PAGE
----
Sometimes your teammates will get forced out of their lane, or worse, killed in it. If this happens, it is your job to cover that lane until they return. Haul ass, get there as soon as you can, and do what any lane player does. Grab your last hits, avoid harassment and keep the enemy off your tower. Do not push! Last hitting is important, but do not do any damage to the minions you don't need to.
Yes, this will slow down your experience gain. This will put off your ability to support lanes later. Cry about it. You're better off losing time and your own experience than you would be letting the enemy team make a strong early push on a tower.
An Offensive Start
I keep mentioning how vulnerable you are starting at your blue buff. This is a sort of double edged sword because the enemy jungler is just as vulnerable at his. If you want to shut him down, this is probably the best way to do it.
Buy your boots and a ward as quickly as possible, start running for the enemy blue buff and activate Ghost if you have it. You might get there before him, and if you do, throw that ward down in the bush so it can still see the Ancient Golem and run back to your jungle. Done right, the enemy won't know you've been there, his team's cover will go to lanes and you can swoop in and smite the buff right out from under him, then kill him because he's low health. You better run like hell, though, because the nearby lanes will be pissed. If you suspect that your opponents have half a brain, don't try this alone.
Branching Out (Mid Game)
Like I said before, your early game ends as soon as you finish clearing your jungle the first time. I call this phase "branching out" for two reasons. First, you start venturing outside of your jungle, but more importantly, the actions you need to take will follow different branches, dependent upon how things are going.
Spreading the Fear
You are the team wildcard; the enemy needs to be afraid of you. Look at the lanes and determine if you can earn your team a kill. Specifically, you're looking for enemies that are pushing the lane, low on health, or have no escape ability. If you're lucky, someone fits all three. The other thing you're looking for is a champion who really needs gold to function well. Disrupting someone like this will have a ridiculous reward and is sometimes worth the risk to attack even if they aren't particularly vulnerable.
So how do you do this? Well, the first thing to do is to communicate to the team what you intend to do, who your target is, and how you want them to act. Too many attacks are ruined and even reversed by poor communication.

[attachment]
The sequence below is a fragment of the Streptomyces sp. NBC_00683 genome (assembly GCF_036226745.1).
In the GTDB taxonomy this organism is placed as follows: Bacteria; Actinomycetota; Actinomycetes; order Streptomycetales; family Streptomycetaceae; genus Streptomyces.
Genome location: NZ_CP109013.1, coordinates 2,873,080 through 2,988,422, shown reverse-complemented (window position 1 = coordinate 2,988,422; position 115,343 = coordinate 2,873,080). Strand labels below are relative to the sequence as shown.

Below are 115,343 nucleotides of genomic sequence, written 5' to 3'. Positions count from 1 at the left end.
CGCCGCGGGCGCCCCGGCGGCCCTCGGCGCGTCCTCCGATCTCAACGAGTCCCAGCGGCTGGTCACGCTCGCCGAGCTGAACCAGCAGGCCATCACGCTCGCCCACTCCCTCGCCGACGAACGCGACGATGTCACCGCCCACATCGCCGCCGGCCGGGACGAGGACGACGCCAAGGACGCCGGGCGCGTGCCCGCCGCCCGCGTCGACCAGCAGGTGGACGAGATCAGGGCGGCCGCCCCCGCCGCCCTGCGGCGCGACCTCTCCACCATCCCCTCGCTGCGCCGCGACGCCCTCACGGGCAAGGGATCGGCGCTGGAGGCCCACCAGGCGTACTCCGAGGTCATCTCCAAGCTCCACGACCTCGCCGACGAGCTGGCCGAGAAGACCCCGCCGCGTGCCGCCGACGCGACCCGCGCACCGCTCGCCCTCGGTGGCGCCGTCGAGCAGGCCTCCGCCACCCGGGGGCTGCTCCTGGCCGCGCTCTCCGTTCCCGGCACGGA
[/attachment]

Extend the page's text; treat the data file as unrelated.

As far as the exact procedure, what you want to do is surround your opponent. A good teammate will bait the intended enemy closer while you go around behind. Before you get into sight range of the target, activate your Ghost spell if it's ready; otherwise, you will activate Flash to close that final gap and scare the pants off the player. You'll also want some way to stop the enemy escape (this is why you picked a champion with some kind of control or have the red buff). It works best if you can coordinate disables with your teammates. Wait for the teammate stun to wear off before activating your own. Done right, you score an assist and your teammate gets three hundred gold. The real beauty here is that you've set back the enemy's ability to gain their own gold and set up for a strong tower push. If you can, you should stick around to push the tower with your allies.
Another benefit to doing this that's worth mentioning: If the enemy team has a jungler, you might force him to stop what he's doing to fill the gap you just created. This sets him back by adding travel time that he never intended.
It's alright if you don't get a kill. Simply forcing the enemy to run back to the fountain is almost as good. If they pop summoner spells like Cleanse, Heal, or Flash, now that player will have to be less aggressive while those abilities are on cooldown. Hell, even if all you do is make the enemy carry tower hug for a minion wave, it may be enough of a gap in gold and experience for your carry to dominate the lane from there on out. It's all about the fear. The enemy needs to know that you are always watching.
Open the Eyes
Wards pay for themselves. You need to be the eyes of the team. Most junglers do not need a lot of gold and they travel the whole map, so if anyone's going to buy them, it should be you. In the last section I told you to hide somewhere and come up behind the enemy you intend to kill. The enemy will likely have a jungler who will do the same thing. You know where you would attack from, so put a ward there. He could be in for one hell of a surprise if your team knows he's there when you come up behind him and your teammates collapse backwards. Hunter became the hunted; instead of losing a teammate, your team gained a kill and an assist. Wards pay for themselves.
Pass the Buffs
Early on, you are probably the only one who can kill the buff monsters on his own and you need them to do your thing in the jungle. You are allowed to take each buff exactly twice without asking. After that, you need to check with your team before taking a buff. The AD carry holding hanging out in bottom lane will get a lot more use out of the red buff than you ever will. Likewise with the AP carry and your blue buff. These buffs respawn 5 minutes after being killed. Try to keep track of this and prepare accordingly.